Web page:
Snip-Snap-Crack Crocodile

Snip-Snap-Crack Crocodile lesson plan

Make an animated version of a realistic crocodile---with a mouth that snips and snaps and a tail that cracks.

  • 1.

    Share with students in a read aloud setting one or more of Bernard Waber’s stories about Lyle, the crocodile. Challenge students to find out more about these amazing animals. Provide the class with resources focused on crocodiles and alligators. Have children develop a set of focus questions prior to beginning their research. Encourage the study of the shape of their bodies, mouths, and eyes, as well as the textured skin patterns. At the close of their research time students should be able to respond to the question, "How is a crocodile different from an alligator?" knowledgably.

  • 2.

    Challenge students to draw a crocodile on oaktag or a recycled file folder with Crayola Washable Colored Pencils. Make a separate body with lower jaw, an upper jaw, and a tail.

  • 3.

    Students color their crocodiles with the colored pencils. Refer to pictures from research to create realistic colors and textures. Encourage students to try using one color over another to vary the hues of greens and blues.

  • 4.

    With a Crayola Fine Line Marker, students add details such as the eyes, nose, and scales.

  • 5.

    Attach the tail to the body by overlapping the two pieces. Poke a brass paper fastener through them. Bend the prongs. You should be able to swivel the tail up and down. Do the same with the upper jaw.

  • 6.

    Now the crocodile is ready to tell a story! Students can pretend he is Lyle or one of his friends. Let the story unfold! Students may want to present their writing to small groups of classmates animating their crocodiles during the presentations.

Standards

  • LA: Read and comprehend informational texts, including history/social studies, science, and technical texts, at the high end of the grade level text complexity band independently and proficiently.
  • LA: Conduct short research projects that build knowledge about a topic.
  • LA: Engage effectively in a range of collaborative discussions (one-on-one, in groups, and teacher-led) with diverse partners on grade level topics and texts, building on others’ ideas and expressing their own clearly.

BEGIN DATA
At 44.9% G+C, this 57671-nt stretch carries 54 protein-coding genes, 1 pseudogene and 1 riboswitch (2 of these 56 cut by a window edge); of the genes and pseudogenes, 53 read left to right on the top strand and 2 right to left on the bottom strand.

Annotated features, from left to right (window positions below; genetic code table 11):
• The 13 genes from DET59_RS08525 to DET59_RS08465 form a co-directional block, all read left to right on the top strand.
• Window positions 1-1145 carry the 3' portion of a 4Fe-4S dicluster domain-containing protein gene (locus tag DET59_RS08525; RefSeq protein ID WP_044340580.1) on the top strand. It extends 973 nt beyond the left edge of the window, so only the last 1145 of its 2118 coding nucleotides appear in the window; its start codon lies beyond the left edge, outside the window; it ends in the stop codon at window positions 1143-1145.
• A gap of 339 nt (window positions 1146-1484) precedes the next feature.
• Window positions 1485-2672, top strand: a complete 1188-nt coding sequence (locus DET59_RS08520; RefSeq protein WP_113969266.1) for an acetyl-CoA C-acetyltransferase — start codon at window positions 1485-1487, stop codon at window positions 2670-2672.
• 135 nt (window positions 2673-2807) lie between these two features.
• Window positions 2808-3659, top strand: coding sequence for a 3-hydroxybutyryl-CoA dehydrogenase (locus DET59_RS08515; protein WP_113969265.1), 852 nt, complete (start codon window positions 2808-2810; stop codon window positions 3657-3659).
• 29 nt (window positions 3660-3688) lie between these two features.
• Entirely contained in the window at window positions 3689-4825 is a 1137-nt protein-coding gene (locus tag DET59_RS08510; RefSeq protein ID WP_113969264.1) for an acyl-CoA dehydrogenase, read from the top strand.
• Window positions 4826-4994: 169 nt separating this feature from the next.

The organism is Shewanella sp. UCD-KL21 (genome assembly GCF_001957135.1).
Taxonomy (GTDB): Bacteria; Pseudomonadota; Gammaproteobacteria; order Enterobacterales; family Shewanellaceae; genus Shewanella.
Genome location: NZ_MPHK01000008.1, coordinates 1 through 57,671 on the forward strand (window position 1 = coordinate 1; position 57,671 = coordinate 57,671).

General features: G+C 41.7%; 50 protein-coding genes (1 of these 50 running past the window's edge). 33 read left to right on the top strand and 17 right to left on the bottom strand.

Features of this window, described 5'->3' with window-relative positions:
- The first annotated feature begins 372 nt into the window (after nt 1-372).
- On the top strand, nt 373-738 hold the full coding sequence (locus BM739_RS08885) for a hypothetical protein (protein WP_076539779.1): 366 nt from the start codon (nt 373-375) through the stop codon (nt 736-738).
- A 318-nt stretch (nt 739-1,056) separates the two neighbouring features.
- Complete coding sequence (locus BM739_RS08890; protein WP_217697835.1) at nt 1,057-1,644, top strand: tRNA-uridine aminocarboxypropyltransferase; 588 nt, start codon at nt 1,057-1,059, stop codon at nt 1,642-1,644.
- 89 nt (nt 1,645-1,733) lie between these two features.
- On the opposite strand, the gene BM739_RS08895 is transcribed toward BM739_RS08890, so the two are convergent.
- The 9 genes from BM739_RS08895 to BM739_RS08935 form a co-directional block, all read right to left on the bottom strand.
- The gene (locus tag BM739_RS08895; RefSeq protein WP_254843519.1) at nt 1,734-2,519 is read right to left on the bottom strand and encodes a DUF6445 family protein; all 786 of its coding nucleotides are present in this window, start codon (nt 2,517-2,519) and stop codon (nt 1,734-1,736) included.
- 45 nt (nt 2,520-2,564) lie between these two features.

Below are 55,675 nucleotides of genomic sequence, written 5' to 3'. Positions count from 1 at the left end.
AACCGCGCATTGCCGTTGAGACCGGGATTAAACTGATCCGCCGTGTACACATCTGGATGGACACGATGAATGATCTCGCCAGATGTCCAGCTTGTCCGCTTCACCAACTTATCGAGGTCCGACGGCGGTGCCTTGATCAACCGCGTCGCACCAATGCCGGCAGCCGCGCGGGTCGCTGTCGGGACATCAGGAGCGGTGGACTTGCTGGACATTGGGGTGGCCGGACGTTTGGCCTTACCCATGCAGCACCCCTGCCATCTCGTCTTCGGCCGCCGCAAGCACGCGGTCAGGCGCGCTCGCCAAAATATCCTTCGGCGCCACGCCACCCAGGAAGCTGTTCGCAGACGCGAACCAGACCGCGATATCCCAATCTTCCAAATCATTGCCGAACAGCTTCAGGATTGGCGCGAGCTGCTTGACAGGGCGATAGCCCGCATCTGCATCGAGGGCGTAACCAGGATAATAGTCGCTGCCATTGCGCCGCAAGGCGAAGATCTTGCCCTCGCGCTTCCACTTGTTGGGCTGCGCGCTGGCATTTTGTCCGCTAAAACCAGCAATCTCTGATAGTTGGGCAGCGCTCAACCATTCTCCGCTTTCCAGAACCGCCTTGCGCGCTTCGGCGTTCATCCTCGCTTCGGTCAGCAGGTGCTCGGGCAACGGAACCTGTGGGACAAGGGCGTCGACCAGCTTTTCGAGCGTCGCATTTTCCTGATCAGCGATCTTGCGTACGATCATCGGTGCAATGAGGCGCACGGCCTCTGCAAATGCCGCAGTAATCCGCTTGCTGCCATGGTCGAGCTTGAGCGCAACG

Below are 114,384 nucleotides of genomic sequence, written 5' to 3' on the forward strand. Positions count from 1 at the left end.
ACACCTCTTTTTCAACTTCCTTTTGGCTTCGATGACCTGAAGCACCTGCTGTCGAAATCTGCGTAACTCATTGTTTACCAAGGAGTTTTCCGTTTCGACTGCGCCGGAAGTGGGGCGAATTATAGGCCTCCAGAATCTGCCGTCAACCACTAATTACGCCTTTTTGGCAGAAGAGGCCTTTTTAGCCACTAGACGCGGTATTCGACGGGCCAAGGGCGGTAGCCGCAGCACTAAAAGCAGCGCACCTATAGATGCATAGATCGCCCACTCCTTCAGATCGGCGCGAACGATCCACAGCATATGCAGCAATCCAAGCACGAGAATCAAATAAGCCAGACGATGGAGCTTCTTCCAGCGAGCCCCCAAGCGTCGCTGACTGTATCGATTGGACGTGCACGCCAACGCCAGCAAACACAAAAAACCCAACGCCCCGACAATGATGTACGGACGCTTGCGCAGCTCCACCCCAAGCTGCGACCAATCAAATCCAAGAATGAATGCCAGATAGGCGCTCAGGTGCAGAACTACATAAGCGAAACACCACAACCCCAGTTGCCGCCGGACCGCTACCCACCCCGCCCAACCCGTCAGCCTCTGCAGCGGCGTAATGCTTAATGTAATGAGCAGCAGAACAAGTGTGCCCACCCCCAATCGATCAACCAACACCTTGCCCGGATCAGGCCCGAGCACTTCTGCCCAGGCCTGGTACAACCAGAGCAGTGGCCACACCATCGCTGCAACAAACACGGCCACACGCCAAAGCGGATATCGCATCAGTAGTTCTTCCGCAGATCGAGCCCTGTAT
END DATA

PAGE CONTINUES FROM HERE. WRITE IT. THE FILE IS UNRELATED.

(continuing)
• LA: Report on a topic or text, tell a story, or recount an experience with appropriate facts and relevant, descriptive details, speaking clearly at an understandable pace.
  • SCI: Obtain, evaluate, and communicate information about the types of habitats in which organisms live, and ask questions based on that information.
  • SCI: Use data about the characteristics of organisms and habitats to design an artificial habitat in which the organisms can survive. The
  • VA: Use art materials and tools in a safe and responsible manner.
  • VA: Use visual structures of art to communicate ideas.

Adaptations

  • Possible classroom resources include: But I Am an Alligator by Lauren Child; Incredible Alligators & Crocodiles: Fun Animal Books For Kids With Facts & Incredible Photos by Mark Smith; Alex Alligator and His Fearsome Jaws by Paul Fleming; I'd Really Like to Eat a Child by Sylviane Donnio; Crocodiles! Learn About Crocodiles And Learn To Read - The Learning Club! by Leah Lidos
  • Encourage students to use the movable parts technique from this lesson plan to create other animal characters. Students can work in small groups to create an original story that incorporates their animal characters. Students should be prepared to present their original stories to classmates.
  • Students work in small groups to investigate the similarities and differences between alligators and crocodiles. Organize research into an electronic format for presentation to classmates.
  • Students use recycled materials to create a diorama the illustrates a healthy habitat for an alligator and one for a crocodile. Display these side-by-side in the classroom.